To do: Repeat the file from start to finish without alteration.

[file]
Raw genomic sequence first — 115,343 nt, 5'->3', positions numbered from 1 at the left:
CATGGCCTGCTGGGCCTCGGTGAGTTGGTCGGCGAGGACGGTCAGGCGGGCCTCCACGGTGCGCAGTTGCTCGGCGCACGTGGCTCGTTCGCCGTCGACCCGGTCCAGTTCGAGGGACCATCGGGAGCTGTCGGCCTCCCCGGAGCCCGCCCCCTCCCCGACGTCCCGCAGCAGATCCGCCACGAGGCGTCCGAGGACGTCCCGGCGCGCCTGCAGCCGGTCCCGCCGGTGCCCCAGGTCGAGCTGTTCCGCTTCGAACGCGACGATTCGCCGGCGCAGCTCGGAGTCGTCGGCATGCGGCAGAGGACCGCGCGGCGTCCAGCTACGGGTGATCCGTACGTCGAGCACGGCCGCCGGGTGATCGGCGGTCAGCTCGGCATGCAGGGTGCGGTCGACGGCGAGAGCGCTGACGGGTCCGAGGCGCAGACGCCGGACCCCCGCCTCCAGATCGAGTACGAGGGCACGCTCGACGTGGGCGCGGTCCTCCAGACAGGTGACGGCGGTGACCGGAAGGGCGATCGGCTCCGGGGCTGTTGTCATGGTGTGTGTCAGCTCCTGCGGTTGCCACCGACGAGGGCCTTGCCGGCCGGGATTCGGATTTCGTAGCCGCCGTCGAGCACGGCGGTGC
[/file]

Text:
Raw genomic sequence first — 115,343 nt, 5'->3', positions numbered from 1 at the left:
CATGGCCTGCTGGGCCTCGGTGAGTTGGTCGGCGAGGACGGTCAGGCGGGCCTCCACGGTGCGCAGTTGCTCGGCGCACGTGGCTCGTTCGCCGTCGACCCGGTCCAGTTCGAGGGACCATCGGGAGCTGTCGGCCTCCCCGGAGCCCGCCCCCTCCCCGACGTCCCGCAGCAGATCCGCCACGAGGCGTCCGAGGACGTCCCGGCGCGCCTGCAGCCGGTCCCGCCGGTGCCCCAGGTCGAGCTGTTCCGCTTCGAACGCGACGATTCGCCGGCGCAGCTCGGAGTCGTCGGCATGCGGCAGAGGACCGCGCGGCGTCCAGCTACGGGTGATCCGTACGTCGAGCACGGCCGCCGGGTGATCGGCGGTCAGCTCGGCATGCAGGGTGCGGTCGACGGCGAGAGCGCTGACGGGTCCGAGGCGCAGACGCCGGACCCCCGCCTCCAGATCGAGTACGAGGGCACGCTCGACGTGGGCGCGGTCCTCCAGACAGGTGACGGCGGTGACCGGAAGGGCGATCGGCTCCGGGGCTGTTGTCATGGTGTGTGTCAGCTCCTGCGGTTGCCACCGACGAGGGCCTTGCCGGCCGGGATTCGGATTTCGTAGCCGCCGTCGAGCACGGCGGTGC